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Resources mogul sues Facebook to stop imposter’s bitcoin ‘scam’

Andrew Forrest
Andrew Forrest

An iron ore magnate took legal action against a social media company for allegedly failing to shut down an identity thief’s unlawful activity.

Andrew Forrest accused Meta Platforms of not doing enough to stop an imposter from misusing his identity to swindle Facebook users of their money.

The Fortescue Metals Group chairman claims someone has impersonated him to advertise Bitcoin cryptocurrency opportunities to random people since 2019. However, no genuine Bitcoins were allegedly delivered after customers paid, resulting in financial loss for each victim.

Forrest suspects Meta’s inaction might have breached federal anti-money laundering laws.

Federal Attorney-General Michaelia Cash has allowed the case to proceed under the Commonwealth Criminal Code. Forrest said this is the first time the accused company ever faced international criminal charges at the Magistrates Court of Western Australia. A civil case has also been filed against the same company in California, the United States.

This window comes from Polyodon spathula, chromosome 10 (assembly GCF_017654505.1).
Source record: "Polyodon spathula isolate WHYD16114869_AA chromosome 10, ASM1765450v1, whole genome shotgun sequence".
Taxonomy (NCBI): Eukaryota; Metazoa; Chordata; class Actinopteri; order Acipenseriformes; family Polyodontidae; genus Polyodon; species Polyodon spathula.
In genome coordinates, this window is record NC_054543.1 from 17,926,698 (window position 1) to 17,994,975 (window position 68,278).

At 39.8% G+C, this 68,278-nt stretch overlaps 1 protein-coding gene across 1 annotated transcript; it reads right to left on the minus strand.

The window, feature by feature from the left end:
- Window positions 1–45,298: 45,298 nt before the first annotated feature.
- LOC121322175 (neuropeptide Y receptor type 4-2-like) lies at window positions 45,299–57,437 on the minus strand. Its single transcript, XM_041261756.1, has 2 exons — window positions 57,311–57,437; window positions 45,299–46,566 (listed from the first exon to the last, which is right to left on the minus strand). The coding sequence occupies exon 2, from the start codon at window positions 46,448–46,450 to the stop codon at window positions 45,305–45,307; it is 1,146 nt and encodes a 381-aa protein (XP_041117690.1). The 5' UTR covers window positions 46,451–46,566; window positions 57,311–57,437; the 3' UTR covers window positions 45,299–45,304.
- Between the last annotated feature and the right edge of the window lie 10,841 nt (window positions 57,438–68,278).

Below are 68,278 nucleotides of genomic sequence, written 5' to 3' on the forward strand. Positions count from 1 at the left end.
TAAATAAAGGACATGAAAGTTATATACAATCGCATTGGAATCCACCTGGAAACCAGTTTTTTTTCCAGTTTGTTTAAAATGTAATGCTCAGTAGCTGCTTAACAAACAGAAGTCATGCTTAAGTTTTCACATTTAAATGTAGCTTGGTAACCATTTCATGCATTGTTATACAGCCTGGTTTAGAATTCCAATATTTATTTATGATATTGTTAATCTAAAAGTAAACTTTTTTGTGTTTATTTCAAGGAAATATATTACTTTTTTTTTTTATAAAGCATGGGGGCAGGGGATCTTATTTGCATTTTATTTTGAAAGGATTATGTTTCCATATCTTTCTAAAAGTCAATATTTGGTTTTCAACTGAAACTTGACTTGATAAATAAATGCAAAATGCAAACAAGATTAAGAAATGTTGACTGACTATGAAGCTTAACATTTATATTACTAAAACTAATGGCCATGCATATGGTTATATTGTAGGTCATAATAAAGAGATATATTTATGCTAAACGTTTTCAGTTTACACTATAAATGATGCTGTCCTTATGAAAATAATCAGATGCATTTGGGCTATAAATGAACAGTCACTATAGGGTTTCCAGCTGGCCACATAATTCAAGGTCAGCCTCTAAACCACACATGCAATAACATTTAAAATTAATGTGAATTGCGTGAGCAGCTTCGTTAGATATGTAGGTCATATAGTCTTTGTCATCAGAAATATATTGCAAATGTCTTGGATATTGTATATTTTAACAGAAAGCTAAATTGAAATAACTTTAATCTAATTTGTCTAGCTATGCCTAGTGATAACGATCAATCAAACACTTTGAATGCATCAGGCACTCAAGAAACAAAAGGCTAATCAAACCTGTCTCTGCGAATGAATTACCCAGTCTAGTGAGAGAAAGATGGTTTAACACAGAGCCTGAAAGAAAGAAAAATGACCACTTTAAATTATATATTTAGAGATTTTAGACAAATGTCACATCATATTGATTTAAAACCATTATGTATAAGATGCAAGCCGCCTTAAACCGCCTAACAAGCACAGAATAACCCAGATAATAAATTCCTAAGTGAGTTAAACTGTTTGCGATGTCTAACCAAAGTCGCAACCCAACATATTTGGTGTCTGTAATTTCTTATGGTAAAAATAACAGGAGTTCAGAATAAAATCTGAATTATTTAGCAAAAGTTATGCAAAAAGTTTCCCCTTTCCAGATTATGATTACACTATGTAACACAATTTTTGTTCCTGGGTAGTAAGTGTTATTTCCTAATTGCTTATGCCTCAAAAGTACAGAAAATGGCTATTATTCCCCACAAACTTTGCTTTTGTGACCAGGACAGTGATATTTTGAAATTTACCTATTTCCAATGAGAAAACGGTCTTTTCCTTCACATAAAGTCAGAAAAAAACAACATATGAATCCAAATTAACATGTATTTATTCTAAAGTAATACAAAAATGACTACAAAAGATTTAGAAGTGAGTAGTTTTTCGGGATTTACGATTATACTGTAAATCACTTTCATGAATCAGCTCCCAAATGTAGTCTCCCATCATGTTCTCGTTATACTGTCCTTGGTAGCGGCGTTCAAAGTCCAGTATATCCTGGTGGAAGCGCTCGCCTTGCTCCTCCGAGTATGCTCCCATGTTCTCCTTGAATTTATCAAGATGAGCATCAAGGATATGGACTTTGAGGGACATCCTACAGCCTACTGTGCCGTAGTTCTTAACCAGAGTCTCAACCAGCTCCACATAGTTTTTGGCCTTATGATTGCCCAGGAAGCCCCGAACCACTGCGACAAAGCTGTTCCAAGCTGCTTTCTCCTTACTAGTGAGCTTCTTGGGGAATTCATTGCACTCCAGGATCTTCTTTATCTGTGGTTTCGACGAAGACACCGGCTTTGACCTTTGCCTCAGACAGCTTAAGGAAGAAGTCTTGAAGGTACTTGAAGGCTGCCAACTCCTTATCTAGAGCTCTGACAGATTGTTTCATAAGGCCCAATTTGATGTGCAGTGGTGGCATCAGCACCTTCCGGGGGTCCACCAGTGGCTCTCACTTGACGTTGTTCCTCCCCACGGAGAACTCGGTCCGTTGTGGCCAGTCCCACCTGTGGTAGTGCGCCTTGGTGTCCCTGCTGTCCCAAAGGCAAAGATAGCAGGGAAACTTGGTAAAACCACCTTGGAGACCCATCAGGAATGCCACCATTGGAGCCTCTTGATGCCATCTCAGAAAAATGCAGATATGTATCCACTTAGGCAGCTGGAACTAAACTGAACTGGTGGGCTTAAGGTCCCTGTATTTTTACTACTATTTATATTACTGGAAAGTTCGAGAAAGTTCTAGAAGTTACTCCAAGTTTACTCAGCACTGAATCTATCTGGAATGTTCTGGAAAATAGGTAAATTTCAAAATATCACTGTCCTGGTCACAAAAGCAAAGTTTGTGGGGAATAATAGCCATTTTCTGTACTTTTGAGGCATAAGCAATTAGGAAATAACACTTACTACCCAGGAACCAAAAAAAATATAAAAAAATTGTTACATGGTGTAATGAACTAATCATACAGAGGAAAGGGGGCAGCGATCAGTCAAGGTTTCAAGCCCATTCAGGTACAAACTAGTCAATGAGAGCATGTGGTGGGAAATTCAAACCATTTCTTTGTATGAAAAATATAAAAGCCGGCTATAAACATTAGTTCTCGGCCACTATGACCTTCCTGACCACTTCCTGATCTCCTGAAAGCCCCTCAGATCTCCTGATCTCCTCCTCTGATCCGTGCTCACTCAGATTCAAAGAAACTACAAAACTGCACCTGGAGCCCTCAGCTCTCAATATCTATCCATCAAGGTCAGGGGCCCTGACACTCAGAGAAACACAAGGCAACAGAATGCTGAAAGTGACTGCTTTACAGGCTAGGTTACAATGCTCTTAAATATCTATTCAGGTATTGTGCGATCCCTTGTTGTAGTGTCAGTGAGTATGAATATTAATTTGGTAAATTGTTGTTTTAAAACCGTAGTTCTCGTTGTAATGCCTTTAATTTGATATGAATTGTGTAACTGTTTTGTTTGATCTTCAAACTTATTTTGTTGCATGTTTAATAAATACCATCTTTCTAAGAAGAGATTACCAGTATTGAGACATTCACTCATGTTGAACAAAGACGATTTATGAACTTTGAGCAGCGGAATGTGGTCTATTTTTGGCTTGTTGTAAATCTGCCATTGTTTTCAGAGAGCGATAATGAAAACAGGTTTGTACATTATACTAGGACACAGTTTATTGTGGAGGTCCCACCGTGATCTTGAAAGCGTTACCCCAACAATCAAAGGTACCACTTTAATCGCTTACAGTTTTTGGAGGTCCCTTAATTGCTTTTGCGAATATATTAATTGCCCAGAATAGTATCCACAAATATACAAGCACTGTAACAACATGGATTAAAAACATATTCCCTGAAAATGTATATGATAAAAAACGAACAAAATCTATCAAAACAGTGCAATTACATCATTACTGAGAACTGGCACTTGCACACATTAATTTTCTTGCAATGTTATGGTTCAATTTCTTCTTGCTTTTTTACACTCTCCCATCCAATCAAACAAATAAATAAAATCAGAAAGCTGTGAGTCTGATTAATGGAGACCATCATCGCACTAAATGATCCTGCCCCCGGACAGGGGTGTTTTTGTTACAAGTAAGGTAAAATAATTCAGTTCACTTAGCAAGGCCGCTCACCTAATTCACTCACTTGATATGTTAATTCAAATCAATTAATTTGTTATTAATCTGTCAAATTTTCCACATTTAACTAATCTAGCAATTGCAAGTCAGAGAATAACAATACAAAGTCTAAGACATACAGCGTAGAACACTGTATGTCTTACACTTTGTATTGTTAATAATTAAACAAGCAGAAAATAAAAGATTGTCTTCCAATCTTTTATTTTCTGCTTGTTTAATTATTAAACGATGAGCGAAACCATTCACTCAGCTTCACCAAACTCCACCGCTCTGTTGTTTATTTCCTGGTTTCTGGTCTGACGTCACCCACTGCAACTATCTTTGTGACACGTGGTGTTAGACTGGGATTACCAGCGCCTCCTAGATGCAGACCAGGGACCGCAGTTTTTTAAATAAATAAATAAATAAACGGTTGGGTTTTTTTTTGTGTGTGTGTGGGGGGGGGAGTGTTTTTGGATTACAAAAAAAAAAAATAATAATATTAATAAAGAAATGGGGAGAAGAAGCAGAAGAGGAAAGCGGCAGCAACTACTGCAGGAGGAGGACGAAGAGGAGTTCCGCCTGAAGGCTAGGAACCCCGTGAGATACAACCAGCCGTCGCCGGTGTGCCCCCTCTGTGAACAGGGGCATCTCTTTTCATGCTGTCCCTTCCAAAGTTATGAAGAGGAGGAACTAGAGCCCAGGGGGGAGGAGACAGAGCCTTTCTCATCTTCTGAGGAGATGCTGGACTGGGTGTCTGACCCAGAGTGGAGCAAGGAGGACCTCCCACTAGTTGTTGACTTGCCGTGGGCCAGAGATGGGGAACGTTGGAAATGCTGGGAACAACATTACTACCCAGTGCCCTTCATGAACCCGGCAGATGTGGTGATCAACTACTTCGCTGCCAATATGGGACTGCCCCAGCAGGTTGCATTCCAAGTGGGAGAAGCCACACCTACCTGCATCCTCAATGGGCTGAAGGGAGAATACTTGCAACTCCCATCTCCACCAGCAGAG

“I am doing this because I am concerned about innocent Australians being scammed through clickbait advertising on social media,” he said according to the Australian Associated Press.

“This action is being taken on behalf of those everyday Australians – mums and dads, grans and grandads – who work all their lives to gather their savings and to ensure those savings are not swindled away by scammers. I am acting here for Australians, but this is happening all over the world.”

The remarks came more than two years after the magnate sent an open letter, asking Meta founding CEO Mark Zuckerberg to remove the imposter account in question.

“Social media is part of our lives but it is in the public interest for more to be done to ensure fraud on social media platforms is eliminated or significantly reduced,” Forrest said according to the newswire agency.

An initial hearing is scheduled for 28 March 2022.

Anyone who suspects they might have fallen victim to a scam should contact the Australian Cybercrime Online Reporting Network or Scamwatch by phoning 1300 795 995 or visiting www.scamwatch.gov.au

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